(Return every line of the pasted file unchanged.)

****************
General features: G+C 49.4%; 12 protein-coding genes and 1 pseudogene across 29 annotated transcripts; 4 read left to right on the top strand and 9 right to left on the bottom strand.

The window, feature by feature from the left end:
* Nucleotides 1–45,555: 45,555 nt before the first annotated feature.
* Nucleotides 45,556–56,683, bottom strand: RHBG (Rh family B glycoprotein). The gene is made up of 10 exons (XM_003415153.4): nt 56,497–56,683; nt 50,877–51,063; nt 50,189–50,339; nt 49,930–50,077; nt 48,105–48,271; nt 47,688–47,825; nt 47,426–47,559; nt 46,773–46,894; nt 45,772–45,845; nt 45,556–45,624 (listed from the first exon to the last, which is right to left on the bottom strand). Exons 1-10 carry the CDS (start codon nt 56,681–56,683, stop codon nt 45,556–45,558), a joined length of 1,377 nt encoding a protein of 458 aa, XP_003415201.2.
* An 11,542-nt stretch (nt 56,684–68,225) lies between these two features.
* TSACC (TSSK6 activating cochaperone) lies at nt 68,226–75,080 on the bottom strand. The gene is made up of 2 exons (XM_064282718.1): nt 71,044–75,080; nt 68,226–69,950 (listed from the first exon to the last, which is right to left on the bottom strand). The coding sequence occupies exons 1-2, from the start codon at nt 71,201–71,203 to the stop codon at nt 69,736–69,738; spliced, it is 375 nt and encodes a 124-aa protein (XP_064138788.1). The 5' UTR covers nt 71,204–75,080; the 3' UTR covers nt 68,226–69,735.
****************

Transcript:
General features: G+C 49.4%; 12 protein-coding genes and 1 pseudogene across 29 annotated transcripts; 4 read left to right on the top strand and 9 right to left on the bottom strand.

The window, feature by feature from the left end:
* Nucleotides 1–45,555: 45,555 nt before the first annotated feature.
* Nucleotides 45,556–56,683, bottom strand: RHBG (Rh family B glycoprotein). The gene is made up of 10 exons (XM_003415153.4): nt 56,497–56,683; nt 50,877–51,063; nt 50,189–50,339; nt 49,930–50,077; nt 48,105–48,271; nt 47,688–47,825; nt 47,426–47,559; nt 46,773–46,894; nt 45,772–45,845; nt 45,556–45,624 (listed from the first exon to the last, which is right to left on the bottom strand). Exons 1-10 carry the CDS (start codon nt 56,681–56,683, stop codon nt 45,556–45,558), a joined length of 1,377 nt encoding a protein of 458 aa, XP_003415201.2.
* An 11,542-nt stretch (nt 56,684–68,225) lies between these two features.
* TSACC (TSSK6 activating cochaperone) lies at nt 68,226–75,080 on the bottom strand. The gene is made up of 2 exons (XM_064282718.1): nt 71,044–75,080; nt 68,226–69,950 (listed from the first exon to the last, which is right to left on the bottom strand). The coding sequence occupies exons 1-2, from the start codon at nt 71,201–71,203 to the stop codon at nt 69,736–69,738; spliced, it is 375 nt and encodes a 124-aa protein (XP_064138788.1). The 5' UTR covers nt 71,204–75,080; the 3' UTR covers nt 68,226–69,735.